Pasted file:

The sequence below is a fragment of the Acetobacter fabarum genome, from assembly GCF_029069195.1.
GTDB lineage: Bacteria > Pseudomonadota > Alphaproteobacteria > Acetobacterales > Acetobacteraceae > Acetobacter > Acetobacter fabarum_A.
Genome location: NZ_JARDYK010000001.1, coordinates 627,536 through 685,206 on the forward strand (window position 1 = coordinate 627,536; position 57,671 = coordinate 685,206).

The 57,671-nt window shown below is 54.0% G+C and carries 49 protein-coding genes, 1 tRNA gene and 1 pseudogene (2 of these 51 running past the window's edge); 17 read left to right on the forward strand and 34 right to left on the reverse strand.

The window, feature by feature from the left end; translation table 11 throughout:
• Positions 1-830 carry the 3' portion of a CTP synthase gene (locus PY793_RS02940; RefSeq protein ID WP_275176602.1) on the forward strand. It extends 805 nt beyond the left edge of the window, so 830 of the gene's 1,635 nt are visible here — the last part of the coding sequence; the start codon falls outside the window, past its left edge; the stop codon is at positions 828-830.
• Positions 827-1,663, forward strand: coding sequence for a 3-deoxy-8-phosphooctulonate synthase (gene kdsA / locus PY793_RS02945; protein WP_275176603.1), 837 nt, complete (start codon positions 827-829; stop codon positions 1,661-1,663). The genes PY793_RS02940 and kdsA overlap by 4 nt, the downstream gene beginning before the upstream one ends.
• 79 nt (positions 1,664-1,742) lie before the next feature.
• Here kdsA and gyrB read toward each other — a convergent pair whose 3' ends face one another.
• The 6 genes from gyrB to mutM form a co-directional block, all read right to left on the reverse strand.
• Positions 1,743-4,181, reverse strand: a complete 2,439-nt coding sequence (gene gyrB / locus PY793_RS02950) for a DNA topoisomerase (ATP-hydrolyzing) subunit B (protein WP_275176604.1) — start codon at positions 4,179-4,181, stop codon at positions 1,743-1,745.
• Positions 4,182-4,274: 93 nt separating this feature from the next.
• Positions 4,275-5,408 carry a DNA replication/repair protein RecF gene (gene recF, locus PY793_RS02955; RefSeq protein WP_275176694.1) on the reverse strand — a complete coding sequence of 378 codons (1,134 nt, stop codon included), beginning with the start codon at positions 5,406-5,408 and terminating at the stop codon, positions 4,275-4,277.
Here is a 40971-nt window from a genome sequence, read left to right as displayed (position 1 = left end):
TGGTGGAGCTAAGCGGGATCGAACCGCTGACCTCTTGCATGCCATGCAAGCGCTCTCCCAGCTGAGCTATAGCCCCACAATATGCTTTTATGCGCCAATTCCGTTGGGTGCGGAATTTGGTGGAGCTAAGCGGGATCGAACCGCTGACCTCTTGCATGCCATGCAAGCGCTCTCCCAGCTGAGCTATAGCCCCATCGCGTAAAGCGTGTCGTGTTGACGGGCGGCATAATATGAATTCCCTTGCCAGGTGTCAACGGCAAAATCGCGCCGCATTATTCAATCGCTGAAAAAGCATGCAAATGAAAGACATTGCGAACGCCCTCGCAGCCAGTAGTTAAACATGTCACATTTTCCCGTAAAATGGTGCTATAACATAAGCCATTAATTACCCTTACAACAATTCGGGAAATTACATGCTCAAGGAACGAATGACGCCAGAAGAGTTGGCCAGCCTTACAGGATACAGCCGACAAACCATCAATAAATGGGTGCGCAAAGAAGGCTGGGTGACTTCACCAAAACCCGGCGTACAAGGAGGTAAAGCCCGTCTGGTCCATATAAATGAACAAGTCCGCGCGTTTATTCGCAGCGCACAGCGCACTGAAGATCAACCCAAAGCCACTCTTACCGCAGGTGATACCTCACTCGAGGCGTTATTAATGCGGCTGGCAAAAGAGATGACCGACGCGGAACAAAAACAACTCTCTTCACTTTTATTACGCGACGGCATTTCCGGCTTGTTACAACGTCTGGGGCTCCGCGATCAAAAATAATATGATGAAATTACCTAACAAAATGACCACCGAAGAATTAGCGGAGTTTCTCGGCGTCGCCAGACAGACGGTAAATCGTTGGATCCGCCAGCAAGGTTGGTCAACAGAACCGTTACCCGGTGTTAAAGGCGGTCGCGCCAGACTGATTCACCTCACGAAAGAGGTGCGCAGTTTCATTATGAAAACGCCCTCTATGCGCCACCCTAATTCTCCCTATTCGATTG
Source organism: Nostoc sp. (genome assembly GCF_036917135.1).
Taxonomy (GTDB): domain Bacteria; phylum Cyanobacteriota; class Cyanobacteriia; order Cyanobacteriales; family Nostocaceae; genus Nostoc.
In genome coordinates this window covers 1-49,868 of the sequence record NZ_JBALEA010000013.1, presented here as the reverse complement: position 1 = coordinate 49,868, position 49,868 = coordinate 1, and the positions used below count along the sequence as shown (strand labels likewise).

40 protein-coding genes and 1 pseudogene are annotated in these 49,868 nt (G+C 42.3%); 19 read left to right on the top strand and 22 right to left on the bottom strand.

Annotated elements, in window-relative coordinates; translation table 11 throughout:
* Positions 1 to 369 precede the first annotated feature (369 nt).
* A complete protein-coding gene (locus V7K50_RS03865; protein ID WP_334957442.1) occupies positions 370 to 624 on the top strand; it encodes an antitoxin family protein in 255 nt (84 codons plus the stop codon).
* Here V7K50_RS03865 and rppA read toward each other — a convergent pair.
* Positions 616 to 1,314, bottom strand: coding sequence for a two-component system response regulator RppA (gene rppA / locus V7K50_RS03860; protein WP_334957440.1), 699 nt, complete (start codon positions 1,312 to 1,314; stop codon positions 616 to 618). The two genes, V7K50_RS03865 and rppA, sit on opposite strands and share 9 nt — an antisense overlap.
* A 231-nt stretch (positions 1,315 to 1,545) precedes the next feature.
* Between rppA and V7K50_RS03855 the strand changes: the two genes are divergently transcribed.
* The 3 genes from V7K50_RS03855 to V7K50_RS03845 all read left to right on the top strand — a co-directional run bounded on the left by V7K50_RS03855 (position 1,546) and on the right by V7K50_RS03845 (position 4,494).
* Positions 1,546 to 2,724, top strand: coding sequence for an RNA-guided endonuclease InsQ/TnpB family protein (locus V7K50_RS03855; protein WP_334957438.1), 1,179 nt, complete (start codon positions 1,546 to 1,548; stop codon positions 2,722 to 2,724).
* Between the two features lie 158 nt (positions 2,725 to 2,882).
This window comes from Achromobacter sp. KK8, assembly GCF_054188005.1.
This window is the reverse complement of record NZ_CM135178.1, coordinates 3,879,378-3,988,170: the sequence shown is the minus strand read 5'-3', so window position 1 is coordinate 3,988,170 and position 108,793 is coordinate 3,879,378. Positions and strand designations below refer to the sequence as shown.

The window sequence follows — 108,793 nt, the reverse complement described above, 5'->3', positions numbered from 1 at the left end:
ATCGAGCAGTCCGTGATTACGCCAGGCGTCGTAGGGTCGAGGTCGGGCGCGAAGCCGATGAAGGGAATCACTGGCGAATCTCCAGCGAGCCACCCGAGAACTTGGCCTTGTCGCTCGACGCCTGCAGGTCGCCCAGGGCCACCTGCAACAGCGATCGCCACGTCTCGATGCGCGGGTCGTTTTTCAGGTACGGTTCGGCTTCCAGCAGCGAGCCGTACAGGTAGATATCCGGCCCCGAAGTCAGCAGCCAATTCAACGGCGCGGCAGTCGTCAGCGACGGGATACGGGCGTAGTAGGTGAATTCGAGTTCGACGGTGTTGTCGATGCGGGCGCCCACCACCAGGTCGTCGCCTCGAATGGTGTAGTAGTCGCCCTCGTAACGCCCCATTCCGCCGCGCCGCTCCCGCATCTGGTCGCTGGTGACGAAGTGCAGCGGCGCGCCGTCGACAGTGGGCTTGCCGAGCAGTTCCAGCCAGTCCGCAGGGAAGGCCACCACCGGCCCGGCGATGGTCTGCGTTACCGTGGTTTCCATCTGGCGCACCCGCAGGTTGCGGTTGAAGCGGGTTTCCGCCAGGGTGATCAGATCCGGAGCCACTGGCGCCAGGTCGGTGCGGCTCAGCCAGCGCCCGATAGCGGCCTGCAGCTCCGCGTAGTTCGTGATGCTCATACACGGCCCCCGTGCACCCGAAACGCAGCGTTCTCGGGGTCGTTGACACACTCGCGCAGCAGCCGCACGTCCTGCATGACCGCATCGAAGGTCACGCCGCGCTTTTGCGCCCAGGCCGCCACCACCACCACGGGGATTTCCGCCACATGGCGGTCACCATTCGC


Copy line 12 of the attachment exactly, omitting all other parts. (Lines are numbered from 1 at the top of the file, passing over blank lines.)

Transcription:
• Positions 4,182-4,274: 93 nt separating this feature from the next.